Philosophy is often characterized as being the study of knowledge, existence and reality as an academic discipline. The term is also regarded as being a theory or attitude by which guides the way a person or an organization acts.
The origin of character.
Bill Watterson, the creator of the Calvin and Hobbes comic strip, has said that Calvin was in fact named after the 16th century theologian John Calvin and Hobbes’ namesake is the 17th century philosopher Thomas Hobbes.
With such a pedigree it is little wonder that a number of the comic’s story lines center on questions involving existence.
Rather than take such vexing problems of existence and reality too seriously, Watterson allows Calvin and Hobbes to work against the philosophical weight of their decidedly more sober namesakes.
He lampoons the grand overarching, and over-aching, questions which plague Calvin (and the rest of us) while reminding that both the question and the questioner are not as grand and they take themselves to be.
Don’t get me (or Calvin; or Hobbes) wrong, theses deeper philosophical questions have value. They are worth asking, but there is no single way (or right way) to answer them.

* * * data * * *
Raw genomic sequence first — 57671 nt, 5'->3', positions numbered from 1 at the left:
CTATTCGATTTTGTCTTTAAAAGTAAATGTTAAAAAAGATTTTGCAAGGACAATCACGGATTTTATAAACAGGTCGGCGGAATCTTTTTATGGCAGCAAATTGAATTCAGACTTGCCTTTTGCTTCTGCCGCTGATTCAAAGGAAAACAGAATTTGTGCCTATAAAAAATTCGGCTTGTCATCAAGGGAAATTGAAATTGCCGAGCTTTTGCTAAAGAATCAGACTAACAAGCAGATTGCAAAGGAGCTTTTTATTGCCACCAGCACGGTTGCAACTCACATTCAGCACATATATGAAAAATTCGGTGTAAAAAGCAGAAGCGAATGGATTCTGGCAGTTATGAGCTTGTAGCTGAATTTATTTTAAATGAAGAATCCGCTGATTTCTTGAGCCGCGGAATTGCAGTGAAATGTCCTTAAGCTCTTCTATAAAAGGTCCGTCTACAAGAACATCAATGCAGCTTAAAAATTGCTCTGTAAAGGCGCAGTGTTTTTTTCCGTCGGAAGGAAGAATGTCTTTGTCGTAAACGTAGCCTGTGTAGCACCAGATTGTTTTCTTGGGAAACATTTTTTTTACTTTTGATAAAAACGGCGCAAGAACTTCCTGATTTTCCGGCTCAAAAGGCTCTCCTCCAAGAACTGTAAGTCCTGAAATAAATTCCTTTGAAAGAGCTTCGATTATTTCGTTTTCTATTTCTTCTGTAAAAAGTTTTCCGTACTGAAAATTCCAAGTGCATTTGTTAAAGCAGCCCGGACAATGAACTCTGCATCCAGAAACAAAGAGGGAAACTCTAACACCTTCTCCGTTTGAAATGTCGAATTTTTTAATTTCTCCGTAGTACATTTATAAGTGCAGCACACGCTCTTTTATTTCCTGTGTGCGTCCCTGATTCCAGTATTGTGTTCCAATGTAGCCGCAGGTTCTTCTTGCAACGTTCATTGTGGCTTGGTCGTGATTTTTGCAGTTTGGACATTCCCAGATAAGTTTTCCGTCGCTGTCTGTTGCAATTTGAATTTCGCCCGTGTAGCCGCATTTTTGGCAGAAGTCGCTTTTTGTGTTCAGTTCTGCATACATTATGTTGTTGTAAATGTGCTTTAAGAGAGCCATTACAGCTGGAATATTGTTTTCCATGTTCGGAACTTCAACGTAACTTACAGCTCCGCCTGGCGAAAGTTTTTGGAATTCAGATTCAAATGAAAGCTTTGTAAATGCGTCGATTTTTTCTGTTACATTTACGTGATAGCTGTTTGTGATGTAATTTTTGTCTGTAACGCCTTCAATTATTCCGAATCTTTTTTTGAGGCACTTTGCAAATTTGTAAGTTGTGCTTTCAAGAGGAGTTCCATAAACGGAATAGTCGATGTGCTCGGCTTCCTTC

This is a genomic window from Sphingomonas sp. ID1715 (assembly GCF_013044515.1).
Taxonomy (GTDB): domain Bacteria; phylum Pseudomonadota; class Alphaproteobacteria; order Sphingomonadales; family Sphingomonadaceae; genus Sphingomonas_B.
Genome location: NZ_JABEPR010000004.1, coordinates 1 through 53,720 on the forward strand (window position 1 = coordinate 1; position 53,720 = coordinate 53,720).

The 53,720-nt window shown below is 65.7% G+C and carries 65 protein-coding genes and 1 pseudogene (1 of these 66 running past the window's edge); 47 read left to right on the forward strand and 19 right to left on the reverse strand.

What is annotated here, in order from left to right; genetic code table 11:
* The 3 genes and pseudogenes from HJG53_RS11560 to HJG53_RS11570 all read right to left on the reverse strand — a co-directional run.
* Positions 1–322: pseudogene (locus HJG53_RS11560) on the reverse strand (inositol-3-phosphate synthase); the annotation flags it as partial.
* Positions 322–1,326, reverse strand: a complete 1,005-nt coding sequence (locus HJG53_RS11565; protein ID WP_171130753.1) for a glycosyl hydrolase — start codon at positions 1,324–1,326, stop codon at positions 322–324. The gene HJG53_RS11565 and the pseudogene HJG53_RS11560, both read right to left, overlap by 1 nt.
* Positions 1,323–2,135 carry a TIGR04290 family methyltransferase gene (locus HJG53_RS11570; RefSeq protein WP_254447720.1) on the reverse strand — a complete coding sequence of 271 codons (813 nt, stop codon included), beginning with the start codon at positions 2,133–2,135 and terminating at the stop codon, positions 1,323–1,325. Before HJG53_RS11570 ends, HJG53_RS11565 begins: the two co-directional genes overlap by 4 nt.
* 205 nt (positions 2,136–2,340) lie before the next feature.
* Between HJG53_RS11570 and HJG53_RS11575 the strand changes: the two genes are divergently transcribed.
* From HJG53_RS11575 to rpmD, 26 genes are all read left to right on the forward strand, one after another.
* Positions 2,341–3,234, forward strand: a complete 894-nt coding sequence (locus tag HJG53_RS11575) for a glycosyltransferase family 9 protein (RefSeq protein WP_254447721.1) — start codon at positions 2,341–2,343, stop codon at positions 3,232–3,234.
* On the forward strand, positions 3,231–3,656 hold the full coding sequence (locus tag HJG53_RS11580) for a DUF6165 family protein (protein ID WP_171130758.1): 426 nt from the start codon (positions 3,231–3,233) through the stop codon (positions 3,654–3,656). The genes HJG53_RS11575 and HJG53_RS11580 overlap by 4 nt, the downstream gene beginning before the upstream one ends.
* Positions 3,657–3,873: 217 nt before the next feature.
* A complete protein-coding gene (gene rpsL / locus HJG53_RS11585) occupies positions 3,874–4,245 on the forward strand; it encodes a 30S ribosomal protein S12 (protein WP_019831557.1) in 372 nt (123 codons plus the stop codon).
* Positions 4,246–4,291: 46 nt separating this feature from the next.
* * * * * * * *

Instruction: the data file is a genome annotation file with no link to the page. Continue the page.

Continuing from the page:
Part of Calvin’s struggle is coming to the awareness that he is struggling to define his own self-concept. In him we see our own selves struggling against our own big questions.
These questions are not the same for everyone. Our only hope is to find some other half that can “tolerate” us as we struggle to find meaning in life’s deeper questions. We need a “sidekick,” a husband, a wife, a friend to walk this tightrope with us.
Who can help stupid mortals like us?
We all need a Hobbes, an individual who joins us in our struggles yet offers the necessary loving kindness which helps our navigating through struggle rather than drowning alone in a cesspool of doubt.
Yes, often we can’t see beyond the tips of our own noses, and in those moments having a helper guide us past the blindspots refines and defines our own philosophical outlook. Which, in the long run hopefully offers us the self-knowledge to become “Hobbes” to someone else’s “Calvin”.
Part of the Blogging A to Z Challenge.